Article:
The institution of slavery and the status of African Americans in relationship to Lincoln must be analyzed further, as it was a crucial aspect of his presidency and distinction as a great political leader. Although Lincoln was opposed to the enslavement of other men, as he viewed it as a great moral evil, he was not known to be an abolitionist or posses extreme abolitionist views. During his inauguration speech, he went so far as to state that he would not "interfere with the institution of slavery in the States where it exists" , showing that his goal was to simply prevent slavery's spread onto the free unclaimed soils of American that had yet to be divided. Yet, Lincoln would eventually be a supporter of Emancipation and bring it to fruition under his presidency. How did he go from an individual who was simply opposed to the spread of slavery to one who is known to be "The Great Emancipator" ? This essay will therefore examine Li...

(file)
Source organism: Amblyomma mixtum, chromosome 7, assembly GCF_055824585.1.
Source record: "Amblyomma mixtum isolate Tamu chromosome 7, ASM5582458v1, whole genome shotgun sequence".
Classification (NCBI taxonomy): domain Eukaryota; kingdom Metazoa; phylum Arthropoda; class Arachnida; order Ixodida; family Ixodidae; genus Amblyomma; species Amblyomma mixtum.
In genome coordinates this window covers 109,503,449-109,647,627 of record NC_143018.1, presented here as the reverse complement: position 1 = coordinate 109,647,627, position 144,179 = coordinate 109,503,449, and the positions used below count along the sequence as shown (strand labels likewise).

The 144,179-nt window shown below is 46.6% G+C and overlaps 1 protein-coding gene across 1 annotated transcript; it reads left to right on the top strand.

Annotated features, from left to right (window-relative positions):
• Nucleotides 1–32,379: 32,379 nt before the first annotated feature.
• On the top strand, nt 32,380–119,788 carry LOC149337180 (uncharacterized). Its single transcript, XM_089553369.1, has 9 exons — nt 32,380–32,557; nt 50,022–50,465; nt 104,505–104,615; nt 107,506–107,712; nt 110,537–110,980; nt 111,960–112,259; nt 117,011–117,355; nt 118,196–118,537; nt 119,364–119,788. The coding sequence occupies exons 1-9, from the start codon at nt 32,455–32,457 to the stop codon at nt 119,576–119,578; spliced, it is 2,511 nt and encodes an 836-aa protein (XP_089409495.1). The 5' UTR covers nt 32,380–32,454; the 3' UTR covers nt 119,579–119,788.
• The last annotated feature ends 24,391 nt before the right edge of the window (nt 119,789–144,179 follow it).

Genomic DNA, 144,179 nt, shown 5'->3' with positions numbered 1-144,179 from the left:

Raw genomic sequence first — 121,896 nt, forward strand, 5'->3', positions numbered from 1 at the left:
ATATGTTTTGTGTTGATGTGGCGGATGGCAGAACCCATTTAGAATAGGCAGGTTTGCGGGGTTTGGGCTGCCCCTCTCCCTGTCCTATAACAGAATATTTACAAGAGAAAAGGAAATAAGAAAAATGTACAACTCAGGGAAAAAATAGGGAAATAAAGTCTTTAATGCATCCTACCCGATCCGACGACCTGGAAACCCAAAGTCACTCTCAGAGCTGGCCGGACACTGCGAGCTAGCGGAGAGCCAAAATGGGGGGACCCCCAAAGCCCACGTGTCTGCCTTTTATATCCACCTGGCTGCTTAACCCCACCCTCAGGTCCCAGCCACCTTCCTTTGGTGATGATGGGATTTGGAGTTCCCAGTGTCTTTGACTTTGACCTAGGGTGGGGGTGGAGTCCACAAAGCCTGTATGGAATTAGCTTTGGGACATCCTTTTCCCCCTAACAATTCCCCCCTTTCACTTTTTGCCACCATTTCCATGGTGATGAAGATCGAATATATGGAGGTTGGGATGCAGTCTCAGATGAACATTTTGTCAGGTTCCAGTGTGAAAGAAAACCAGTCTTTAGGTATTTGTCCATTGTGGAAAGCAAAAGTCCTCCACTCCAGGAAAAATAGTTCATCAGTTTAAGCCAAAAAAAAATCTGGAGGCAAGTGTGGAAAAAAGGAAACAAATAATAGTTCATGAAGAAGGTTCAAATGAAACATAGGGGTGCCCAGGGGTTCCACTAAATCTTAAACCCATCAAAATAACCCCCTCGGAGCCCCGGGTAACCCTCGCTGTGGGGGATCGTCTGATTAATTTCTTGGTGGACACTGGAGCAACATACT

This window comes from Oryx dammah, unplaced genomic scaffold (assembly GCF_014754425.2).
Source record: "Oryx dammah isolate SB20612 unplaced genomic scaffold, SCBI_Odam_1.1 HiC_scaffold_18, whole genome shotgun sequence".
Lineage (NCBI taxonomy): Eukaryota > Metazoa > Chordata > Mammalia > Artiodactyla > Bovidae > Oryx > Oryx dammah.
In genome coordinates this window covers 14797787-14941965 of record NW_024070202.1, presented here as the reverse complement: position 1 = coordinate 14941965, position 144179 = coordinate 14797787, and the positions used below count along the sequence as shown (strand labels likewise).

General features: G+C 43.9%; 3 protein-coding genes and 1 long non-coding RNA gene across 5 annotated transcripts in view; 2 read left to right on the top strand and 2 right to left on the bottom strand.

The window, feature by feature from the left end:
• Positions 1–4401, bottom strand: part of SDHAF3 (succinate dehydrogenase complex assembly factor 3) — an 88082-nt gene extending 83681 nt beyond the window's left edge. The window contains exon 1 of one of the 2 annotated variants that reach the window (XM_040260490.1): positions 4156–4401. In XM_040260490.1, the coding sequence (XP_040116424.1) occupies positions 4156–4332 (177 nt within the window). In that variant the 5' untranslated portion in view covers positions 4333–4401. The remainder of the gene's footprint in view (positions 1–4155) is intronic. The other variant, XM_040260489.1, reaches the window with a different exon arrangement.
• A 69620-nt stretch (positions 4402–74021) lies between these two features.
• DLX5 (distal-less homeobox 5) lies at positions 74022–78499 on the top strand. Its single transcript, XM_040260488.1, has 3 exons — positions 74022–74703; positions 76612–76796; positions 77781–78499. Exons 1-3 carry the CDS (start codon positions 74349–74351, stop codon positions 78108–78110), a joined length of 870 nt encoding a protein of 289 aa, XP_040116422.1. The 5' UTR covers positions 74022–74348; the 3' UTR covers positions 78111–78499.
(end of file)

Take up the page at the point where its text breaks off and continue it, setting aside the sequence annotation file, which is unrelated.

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...accomplish through his views on slavery and dedication the fight a war that was based on the saving the union; it would become one of the highlights of his presidency and a major event that would shape the modern day United States of America. Lincoln took a country that was fundamentally divided on the issue of slavery and find a solution which would be fair to all parties that were involved. While many things have changed since the age of Lincoln of slavery, his influence on the United States cannot be forgotten, as he was not only one of the greatest leaders in American History, but the one who was able to build the foundation for the modern, Slave free America that exists in the modern day world.
Lincoln, Abraham, and Michael P. Johnson. Abraham Lincoln, slavery, and the Civil War: selected writings and speeches. Boston: Bedford/St. Martin's, 2001
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